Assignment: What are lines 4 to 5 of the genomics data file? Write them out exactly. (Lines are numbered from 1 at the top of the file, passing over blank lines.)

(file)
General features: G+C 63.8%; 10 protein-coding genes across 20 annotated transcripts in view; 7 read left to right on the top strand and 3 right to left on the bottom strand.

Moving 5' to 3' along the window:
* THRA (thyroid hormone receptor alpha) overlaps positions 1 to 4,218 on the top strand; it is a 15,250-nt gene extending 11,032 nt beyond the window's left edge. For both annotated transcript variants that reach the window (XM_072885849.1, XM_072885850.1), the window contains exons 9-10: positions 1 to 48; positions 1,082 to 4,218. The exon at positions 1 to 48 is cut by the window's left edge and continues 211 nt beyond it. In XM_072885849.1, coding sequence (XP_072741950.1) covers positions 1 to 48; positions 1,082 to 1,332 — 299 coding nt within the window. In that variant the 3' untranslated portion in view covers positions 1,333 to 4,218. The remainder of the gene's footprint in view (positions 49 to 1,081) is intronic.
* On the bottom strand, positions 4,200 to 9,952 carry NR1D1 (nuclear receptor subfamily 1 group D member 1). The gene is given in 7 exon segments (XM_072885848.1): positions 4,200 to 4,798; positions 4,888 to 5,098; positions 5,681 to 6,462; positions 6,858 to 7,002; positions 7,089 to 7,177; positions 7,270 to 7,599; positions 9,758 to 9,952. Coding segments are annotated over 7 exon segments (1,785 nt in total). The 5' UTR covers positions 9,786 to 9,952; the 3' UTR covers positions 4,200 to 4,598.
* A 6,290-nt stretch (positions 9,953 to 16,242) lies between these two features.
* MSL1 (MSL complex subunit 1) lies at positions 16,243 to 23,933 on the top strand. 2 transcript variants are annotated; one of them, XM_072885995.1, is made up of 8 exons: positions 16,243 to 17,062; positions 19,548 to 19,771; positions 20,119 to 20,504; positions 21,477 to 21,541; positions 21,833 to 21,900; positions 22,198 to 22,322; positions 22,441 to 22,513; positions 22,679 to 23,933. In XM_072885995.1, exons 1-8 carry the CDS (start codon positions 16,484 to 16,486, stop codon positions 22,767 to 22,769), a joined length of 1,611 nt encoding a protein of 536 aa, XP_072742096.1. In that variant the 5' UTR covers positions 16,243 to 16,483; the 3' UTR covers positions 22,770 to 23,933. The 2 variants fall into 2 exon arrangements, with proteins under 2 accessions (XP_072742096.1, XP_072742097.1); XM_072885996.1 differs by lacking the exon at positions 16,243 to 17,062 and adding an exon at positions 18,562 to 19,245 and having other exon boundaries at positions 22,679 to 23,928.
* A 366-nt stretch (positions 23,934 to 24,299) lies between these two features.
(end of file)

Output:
* On the bottom strand, positions 4,200 to 9,952 carry NR1D1 (nuclear receptor subfamily 1 group D member 1). The gene is given in 7 exon segments (XM_072885848.1): positions 4,200 to 4,798; positions 4,888 to 5,098; positions 5,681 to 6,462; positions 6,858 to 7,002; positions 7,089 to 7,177; positions 7,270 to 7,599; positions 9,758 to 9,952. Coding segments are annotated over 7 exon segments (1,785 nt in total). The 5' UTR covers positions 9,786 to 9,952; the 3' UTR covers positions 4,200 to 4,598.
* A 6,290-nt stretch (positions 9,953 to 16,242) lies between these two features.